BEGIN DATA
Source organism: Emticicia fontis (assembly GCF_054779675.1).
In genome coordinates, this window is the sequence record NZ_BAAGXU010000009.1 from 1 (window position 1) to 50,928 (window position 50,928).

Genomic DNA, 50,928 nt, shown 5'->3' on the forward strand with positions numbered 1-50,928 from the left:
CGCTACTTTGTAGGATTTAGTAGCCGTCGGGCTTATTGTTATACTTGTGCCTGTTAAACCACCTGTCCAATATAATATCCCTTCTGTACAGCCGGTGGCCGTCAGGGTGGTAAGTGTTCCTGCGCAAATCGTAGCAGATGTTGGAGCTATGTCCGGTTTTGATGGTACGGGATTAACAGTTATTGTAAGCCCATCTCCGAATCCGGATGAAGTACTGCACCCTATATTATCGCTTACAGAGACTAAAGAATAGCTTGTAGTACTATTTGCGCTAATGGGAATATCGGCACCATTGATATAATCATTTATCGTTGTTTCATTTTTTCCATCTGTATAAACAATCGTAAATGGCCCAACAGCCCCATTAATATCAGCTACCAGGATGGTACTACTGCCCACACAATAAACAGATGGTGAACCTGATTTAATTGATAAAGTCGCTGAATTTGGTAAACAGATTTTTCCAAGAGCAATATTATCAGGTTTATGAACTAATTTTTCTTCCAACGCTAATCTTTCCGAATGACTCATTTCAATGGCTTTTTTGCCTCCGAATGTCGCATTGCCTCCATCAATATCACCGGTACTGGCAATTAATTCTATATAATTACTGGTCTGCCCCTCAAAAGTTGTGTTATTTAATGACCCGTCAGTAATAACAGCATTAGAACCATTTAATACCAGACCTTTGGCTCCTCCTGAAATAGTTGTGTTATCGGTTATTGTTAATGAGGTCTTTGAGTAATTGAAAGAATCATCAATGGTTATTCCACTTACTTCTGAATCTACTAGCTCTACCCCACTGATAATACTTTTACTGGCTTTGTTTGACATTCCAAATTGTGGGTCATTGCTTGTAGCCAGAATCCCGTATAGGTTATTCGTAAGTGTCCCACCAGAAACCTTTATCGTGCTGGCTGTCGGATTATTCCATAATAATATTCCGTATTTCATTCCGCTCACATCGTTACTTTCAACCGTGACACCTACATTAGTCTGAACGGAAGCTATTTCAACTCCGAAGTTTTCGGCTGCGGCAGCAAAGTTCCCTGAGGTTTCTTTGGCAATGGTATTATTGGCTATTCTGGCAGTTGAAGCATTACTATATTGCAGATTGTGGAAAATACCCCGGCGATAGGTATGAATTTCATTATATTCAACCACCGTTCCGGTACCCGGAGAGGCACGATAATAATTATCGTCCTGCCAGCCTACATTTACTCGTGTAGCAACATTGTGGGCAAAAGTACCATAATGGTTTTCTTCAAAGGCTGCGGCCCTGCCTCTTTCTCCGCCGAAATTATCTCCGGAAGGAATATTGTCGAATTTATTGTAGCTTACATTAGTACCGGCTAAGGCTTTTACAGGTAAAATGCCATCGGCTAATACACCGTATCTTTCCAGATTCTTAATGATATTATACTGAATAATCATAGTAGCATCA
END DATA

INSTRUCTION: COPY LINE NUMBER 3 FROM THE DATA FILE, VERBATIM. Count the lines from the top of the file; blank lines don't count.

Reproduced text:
Genomic DNA, 50,928 nt, shown 5'->3' on the forward strand with positions numbered 1-50,928 from the left: